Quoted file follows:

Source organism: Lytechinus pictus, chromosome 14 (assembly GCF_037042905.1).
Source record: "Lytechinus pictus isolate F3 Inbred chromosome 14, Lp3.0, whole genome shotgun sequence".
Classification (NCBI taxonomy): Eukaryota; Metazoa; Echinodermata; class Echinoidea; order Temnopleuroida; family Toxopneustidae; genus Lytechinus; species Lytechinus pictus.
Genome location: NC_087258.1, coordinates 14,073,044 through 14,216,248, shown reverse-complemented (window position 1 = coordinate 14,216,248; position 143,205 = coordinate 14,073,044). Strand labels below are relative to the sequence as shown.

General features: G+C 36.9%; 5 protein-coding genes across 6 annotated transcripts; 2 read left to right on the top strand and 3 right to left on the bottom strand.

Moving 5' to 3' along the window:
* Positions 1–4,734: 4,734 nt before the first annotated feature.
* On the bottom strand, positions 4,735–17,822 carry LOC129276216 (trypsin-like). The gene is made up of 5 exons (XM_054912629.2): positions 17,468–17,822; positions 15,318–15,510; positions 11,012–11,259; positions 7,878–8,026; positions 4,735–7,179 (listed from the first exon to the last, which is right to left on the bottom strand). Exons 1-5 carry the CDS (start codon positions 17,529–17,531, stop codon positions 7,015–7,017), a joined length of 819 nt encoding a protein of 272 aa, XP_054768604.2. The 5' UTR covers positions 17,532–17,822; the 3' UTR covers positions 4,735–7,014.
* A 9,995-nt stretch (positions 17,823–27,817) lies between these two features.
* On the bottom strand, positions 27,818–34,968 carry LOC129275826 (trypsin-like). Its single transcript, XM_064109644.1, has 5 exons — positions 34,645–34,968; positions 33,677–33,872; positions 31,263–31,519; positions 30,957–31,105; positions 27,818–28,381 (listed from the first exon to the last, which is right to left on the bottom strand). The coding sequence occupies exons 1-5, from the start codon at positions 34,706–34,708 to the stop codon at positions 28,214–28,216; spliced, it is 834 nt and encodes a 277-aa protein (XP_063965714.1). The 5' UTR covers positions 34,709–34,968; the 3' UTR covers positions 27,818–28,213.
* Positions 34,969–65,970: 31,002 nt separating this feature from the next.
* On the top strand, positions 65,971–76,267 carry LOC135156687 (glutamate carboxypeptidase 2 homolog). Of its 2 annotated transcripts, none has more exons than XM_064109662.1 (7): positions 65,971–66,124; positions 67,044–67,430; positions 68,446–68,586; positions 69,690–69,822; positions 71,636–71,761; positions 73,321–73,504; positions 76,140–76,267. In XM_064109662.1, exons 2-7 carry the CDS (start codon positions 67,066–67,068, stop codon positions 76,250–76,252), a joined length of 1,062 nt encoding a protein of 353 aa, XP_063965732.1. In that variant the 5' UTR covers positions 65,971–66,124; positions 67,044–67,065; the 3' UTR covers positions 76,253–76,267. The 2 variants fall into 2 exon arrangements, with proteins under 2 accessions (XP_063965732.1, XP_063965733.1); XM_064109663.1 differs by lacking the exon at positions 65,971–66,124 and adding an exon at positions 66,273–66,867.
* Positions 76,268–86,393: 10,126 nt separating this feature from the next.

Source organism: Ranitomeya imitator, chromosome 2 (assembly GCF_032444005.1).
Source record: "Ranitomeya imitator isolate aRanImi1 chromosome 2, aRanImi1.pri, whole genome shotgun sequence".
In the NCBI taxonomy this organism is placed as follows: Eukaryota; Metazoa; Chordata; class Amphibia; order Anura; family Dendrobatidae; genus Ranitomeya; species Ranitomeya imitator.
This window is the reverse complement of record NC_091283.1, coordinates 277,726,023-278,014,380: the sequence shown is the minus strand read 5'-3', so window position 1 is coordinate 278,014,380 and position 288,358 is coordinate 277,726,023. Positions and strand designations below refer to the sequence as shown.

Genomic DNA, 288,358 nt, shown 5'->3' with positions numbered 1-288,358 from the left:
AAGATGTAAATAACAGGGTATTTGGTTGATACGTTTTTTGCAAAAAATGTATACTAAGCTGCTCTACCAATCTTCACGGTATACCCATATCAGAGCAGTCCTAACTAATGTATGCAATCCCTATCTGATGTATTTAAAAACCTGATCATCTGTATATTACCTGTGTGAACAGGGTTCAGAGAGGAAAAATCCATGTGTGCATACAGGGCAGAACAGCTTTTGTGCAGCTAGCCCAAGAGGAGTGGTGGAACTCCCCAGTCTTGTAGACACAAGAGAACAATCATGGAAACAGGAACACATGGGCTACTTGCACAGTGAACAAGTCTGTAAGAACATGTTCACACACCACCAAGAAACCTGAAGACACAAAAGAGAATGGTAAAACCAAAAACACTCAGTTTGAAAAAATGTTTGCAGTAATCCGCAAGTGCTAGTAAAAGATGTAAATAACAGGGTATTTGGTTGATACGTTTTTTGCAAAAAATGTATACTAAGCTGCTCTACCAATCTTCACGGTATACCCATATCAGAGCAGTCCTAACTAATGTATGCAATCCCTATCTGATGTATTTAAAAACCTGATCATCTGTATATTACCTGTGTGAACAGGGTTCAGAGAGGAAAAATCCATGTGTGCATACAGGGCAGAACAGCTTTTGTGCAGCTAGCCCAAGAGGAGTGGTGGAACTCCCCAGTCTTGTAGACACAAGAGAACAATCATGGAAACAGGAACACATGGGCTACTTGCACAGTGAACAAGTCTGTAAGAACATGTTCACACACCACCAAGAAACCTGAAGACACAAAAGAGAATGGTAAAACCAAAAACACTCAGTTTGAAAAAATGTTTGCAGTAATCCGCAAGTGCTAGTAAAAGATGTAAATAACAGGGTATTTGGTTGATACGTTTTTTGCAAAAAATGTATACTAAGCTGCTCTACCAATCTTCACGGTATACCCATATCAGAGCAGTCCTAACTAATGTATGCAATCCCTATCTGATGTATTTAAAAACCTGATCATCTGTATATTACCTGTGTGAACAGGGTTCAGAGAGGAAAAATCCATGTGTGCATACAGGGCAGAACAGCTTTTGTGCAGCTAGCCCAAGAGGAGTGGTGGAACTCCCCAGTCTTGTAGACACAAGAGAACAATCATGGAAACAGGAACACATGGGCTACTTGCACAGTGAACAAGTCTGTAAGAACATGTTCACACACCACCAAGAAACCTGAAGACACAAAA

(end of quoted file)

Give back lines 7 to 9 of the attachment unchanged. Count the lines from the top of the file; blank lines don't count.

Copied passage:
* Positions 1–4,734: 4,734 nt before the first annotated feature.
* On the bottom strand, positions 4,735–17,822 carry LOC129276216 (trypsin-like). The gene is made up of 5 exons (XM_054912629.2): positions 17,468–17,822; positions 15,318–15,510; positions 11,012–11,259; positions 7,878–8,026; positions 4,735–7,179 (listed from the first exon to the last, which is right to left on the bottom strand). Exons 1-5 carry the CDS (start codon positions 17,529–17,531, stop codon positions 7,015–7,017), a joined length of 819 nt encoding a protein of 272 aa, XP_054768604.2. The 5' UTR covers positions 17,532–17,822; the 3' UTR covers positions 4,735–7,014.
* A 9,995-nt stretch (positions 17,823–27,817) lies between these two features.